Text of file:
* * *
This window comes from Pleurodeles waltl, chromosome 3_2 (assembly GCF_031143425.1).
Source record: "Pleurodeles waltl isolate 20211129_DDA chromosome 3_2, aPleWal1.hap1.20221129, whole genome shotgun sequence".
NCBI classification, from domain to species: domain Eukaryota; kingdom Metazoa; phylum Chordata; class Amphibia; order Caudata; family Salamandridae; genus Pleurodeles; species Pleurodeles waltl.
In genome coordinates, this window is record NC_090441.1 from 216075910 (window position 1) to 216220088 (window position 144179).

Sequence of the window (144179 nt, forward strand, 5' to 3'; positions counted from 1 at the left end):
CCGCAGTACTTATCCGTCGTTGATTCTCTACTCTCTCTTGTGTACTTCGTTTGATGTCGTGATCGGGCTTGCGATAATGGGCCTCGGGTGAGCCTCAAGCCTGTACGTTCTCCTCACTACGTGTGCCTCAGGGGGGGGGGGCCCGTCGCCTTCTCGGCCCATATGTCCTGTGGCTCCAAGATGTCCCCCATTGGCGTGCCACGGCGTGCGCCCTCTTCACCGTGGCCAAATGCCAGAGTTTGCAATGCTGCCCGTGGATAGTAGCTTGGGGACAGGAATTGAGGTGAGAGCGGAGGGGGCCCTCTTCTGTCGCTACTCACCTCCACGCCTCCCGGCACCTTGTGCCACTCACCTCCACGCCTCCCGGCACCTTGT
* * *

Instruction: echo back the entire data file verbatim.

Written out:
This window comes from Pleurodeles waltl, chromosome 3_2 (assembly GCF_031143425.1).
Source record: "Pleurodeles waltl isolate 20211129_DDA chromosome 3_2, aPleWal1.hap1.20221129, whole genome shotgun sequence".
NCBI classification, from domain to species: domain Eukaryota; kingdom Metazoa; phylum Chordata; class Amphibia; order Caudata; family Salamandridae; genus Pleurodeles; species Pleurodeles waltl.
In genome coordinates, this window is record NC_090441.1 from 216075910 (window position 1) to 216220088 (window position 144179).

Sequence of the window (144179 nt, forward strand, 5' to 3'; positions counted from 1 at the left end):
CCGCAGTACTTATCCGTCGTTGATTCTCTACTCTCTCTTGTGTACTTCGTTTGATGTCGTGATCGGGCTTGCGATAATGGGCCTCGGGTGAGCCTCAAGCCTGTACGTTCTCCTCACTACGTGTGCCTCAGGGGGGGGGGGCCCGTCGCCTTCTCGGCCCATATGTCCTGTGGCTCCAAGATGTCCCCCATTGGCGTGCCACGGCGTGCGCCCTCTTCACCGTGGCCAAATGCCAGAGTTTGCAATGCTGCCCGTGGATAGTAGCTTGGGGACAGGAATTGAGGTGAGAGCGGAGGGGGCCCTCTTCTGTCGCTACTCACCTCCACGCCTCCCGGCACCTTGTGCCACTCACCTCCACGCCTCCCGGCACCTTGT